Length (mm) 5.5–24 5–10 5 5 13 3–10
Width (mm)1) 1.5–3.5 3–4 4–4.5 5 5 2.5–6.0
Length/Width 2.0–10 1.7–2.5 1.1–1.25 1 2.6 1.2–1.7
Shape linear to triangular triangular widely ovate nearly circular slightly falcate round to triangular
Acroscopic auricle moderate weak moderate moderate prominent weak
Basiscopic base straight to slightly
contracted contracted contracted contracted contracted
Apex acute to obtuse round to subacute obtusely pointed obtusely pointed broadly-round subacute to obtuse
Vein density per mm 4–9 4–5 2–3 5–7 4–5 2–3
rarely found present present present absent present
Angle to rachis
40–90 70–85 45 45 50 40–80
present present present present absent present
Distribution Antarctica, Australia England China England England India
Stratigraphic range Lower Jurassic Bajocian Lower Jurassic Bajocian late Berriasian Lower Cretaceous
Reference Rees and Cleal
Harris (1969) Zhou (1983b) Harris (1969) Watson and Sincock
Bose and Banerji
2) Note that this description is not based on the type specimen.
Early Cretaceous Sasayama Flora 119
Equisetites? sp. Enso, 1958, p. 117, left photo of the top row in a plate.
Material examined.—D1-32270 (Figure 3D, E), 32303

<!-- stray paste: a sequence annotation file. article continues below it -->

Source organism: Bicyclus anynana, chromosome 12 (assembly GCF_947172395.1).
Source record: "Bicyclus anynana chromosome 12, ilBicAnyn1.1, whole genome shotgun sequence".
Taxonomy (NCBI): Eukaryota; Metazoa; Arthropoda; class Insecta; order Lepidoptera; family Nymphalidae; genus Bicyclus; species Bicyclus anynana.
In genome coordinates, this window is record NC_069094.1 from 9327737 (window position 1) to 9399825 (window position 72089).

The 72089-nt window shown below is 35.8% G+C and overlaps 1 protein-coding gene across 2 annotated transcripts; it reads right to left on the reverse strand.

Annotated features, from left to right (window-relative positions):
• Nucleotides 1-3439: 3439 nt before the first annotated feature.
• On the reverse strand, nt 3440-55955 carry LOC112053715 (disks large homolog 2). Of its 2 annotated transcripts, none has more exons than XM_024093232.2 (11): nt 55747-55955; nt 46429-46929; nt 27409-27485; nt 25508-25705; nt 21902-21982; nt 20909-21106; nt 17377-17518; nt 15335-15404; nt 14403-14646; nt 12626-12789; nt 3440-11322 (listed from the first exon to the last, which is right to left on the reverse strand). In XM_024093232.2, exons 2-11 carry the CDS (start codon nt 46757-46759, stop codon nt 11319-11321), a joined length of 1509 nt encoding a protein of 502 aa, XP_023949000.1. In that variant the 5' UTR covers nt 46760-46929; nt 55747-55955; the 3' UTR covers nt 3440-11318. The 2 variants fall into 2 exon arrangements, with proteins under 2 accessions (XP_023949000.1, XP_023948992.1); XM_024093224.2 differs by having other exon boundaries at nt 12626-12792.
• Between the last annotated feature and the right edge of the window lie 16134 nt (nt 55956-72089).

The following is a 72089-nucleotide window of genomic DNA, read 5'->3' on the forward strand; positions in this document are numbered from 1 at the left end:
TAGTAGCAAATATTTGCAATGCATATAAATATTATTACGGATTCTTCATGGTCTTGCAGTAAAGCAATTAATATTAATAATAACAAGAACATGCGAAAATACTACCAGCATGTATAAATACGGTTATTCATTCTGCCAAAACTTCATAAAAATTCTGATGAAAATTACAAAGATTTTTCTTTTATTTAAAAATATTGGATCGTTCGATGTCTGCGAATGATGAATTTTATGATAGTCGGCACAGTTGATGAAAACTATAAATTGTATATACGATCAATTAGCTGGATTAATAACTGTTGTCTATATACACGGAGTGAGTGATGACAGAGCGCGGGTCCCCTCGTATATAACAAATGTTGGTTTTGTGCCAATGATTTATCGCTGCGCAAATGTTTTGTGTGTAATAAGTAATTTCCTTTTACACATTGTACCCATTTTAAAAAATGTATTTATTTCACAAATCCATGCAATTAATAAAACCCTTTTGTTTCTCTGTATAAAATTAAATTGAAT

(Figure 3K), 32340 (Figure 3F), 32341 (Figure 3I), 32347
(Figure 3J), 32369 (Figure 3H), 32374, 32375, 32377–
32379, 32393, 32394, 32396 (Figure 3G), 32401–32403.
Description.—Shoots sparsely branched at about 60
degrees, bearing one leaf per node in a spiral (Figure
3D–J). Internodes 1.6 to 2.5 mm long by 2.2 to 2.5 mm
wide in young shoots (Figure 3H, J), but usually 5.2 to
7.8 mm long by 3.9 to 5.3 mm wide (Figure 3D, F, G, I).
Surface of internodes and leaves striated alternately with
longitudinal ridges and grooves of about 80 μm width
(Figure 3E, I). Free part of leaf triangular, appressed and
1.7 to 2.0 mm long. Leaf tip acute (Figure 3D, F, H, J).
Remarks.—Specimens compressed in various direc-
tions were examined, but there were no axes in which a
node with more than two leaves is present. This character
distinguishes Pseudofrenelopsis from Frenelopsis, which
has two or three leaves per node (Watson, 1977).
Our specimens are identical to Pseudofrenelopsis cf.
parceramosa (Fontain) Watson reported from the Lower